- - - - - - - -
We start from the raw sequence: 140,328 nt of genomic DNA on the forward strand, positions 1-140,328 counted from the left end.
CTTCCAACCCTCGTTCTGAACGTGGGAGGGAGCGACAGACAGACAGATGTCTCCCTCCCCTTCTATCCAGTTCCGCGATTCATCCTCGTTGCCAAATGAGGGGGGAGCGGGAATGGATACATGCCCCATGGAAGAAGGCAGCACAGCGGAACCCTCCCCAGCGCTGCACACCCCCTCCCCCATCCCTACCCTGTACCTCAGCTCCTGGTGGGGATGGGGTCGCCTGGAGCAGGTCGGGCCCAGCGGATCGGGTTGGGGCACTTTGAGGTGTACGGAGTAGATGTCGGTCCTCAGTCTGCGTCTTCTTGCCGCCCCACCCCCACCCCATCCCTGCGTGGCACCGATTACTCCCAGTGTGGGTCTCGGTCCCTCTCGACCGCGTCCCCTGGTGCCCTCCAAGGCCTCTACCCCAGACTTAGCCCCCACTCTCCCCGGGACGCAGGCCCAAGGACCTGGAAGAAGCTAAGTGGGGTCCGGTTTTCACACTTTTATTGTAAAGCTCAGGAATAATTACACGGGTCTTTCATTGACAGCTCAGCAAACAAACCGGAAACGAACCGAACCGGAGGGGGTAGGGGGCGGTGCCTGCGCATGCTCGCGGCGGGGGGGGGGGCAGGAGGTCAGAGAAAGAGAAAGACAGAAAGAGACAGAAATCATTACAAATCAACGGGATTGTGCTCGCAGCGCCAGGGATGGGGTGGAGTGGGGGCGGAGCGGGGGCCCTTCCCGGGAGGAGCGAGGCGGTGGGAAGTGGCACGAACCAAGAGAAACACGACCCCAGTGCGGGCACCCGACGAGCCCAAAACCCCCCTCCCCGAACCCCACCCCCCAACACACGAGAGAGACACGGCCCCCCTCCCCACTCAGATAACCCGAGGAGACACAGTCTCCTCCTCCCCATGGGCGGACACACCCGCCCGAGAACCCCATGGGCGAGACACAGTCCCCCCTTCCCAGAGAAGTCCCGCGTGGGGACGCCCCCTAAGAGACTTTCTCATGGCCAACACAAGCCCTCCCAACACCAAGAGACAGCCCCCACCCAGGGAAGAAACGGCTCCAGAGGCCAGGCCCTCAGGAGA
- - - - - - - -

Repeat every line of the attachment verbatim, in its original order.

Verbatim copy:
We start from the raw sequence: 140,328 nt of genomic DNA on the forward strand, positions 1-140,328 counted from the left end.
CTTCCAACCCTCGTTCTGAACGTGGGAGGGAGCGACAGACAGACAGATGTCTCCCTCCCCTTCTATCCAGTTCCGCGATTCATCCTCGTTGCCAAATGAGGGGGGAGCGGGAATGGATACATGCCCCATGGAAGAAGGCAGCACAGCGGAACCCTCCCCAGCGCTGCACACCCCCTCCCCCATCCCTACCCTGTACCTCAGCTCCTGGTGGGGATGGGGTCGCCTGGAGCAGGTCGGGCCCAGCGGATCGGGTTGGGGCACTTTGAGGTGTACGGAGTAGATGTCGGTCCTCAGTCTGCGTCTTCTTGCCGCCCCACCCCCACCCCATCCCTGCGTGGCACCGATTACTCCCAGTGTGGGTCTCGGTCCCTCTCGACCGCGTCCCCTGGTGCCCTCCAAGGCCTCTACCCCAGACTTAGCCCCCACTCTCCCCGGGACGCAGGCCCAAGGACCTGGAAGAAGCTAAGTGGGGTCCGGTTTTCACACTTTTATTGTAAAGCTCAGGAATAATTACACGGGTCTTTCATTGACAGCTCAGCAAACAAACCGGAAACGAACCGAACCGGAGGGGGTAGGGGGCGGTGCCTGCGCATGCTCGCGGCGGGGGGGGGGGCAGGAGGTCAGAGAAAGAGAAAGACAGAAAGAGACAGAAATCATTACAAATCAACGGGATTGTGCTCGCAGCGCCAGGGATGGGGTGGAGTGGGGGCGGAGCGGGGGCCCTTCCCGGGAGGAGCGAGGCGGTGGGAAGTGGCACGAACCAAGAGAAACACGACCCCAGTGCGGGCACCCGACGAGCCCAAAACCCCCCTCCCCGAACCCCACCCCCCAACACACGAGAGAGACACGGCCCCCCTCCCCACTCAGATAACCCGAGGAGACACAGTCTCCTCCTCCCCATGGGCGGACACACCCGCCCGAGAACCCCATGGGCGAGACACAGTCCCCCCTTCCCAGAGAAGTCCCGCGTGGGGACGCCCCCTAAGAGACTTTCTCATGGCCAACACAAGCCCTCCCAACACCAAGAGACAGCCCCCACCCAGGGAAGAAACGGCTCCAGAGGCCAGGCCCTCAGGAGA